The Marine Corps has begun field testing a laser weapon that can be mounted on a Humvee to shoot down low-flying aircraft such as enemy drones, Raytheon announced Wednesday.
“Raytheon is paving the way for fielded directed energy weapon systems in the very near future with the demonstration of a Marine Humvee-based high energy laser,” Bill Hart, vice president of Raytheon Space Systems said in the statement.
The weapon is known as the Ground-Based Air Defence Directed Energy On-the-Move Program, or GBAD for short, which would allow the Marine Corps to target low-lying threats while mobile.
“We can expect that our adversaries will increasingly use [unmanned aerial vehicles] and our expeditionary forces must deal with that rising threat,” Col. William Zamagni, acting head of the Office of Naval Research’s Expeditionary Manoeuvre Warfare and Combating Terrorism Department, said in a statement. “GBAD gives the Marine Corps a capability to counter the UAV threat efficiently, sustainably and organically with austere expeditionary forces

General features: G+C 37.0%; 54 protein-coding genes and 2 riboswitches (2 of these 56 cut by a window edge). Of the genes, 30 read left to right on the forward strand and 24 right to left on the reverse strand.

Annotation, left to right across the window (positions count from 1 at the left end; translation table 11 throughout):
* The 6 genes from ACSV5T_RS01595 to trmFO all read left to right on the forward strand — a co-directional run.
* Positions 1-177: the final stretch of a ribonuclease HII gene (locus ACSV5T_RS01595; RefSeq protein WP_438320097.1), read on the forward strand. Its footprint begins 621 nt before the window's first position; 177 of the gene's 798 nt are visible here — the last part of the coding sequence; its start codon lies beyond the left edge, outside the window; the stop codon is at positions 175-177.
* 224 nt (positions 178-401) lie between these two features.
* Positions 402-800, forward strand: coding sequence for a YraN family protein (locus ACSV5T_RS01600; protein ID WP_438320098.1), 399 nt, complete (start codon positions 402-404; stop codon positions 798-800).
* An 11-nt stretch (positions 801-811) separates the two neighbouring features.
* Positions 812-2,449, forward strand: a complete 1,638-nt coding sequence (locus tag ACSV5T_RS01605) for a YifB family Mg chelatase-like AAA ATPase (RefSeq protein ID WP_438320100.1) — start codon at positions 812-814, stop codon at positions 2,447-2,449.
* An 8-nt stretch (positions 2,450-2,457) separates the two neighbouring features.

ONR hopes to research, develop, design, and deliver the laser weapon in five years.
The Marine Corps current testing follows the Navy’s recent acquisition of the Laser Weapons System, which provides “improved protection against swarming small boats and unmanned aircraft at a fraction of the cost of traditional weapons,” according to the Navy.
“We expect that in the future, a missile will not be able to simply outmaneuver a highly accurate, high-energy laser beam travelling at the speed of light,” Rear Admiral Matthew Klunder said on the Navy’s official web page.
The following video demonstrates the Navy’s current system that the Marines are hoping to adapt to their defensive capabilities:
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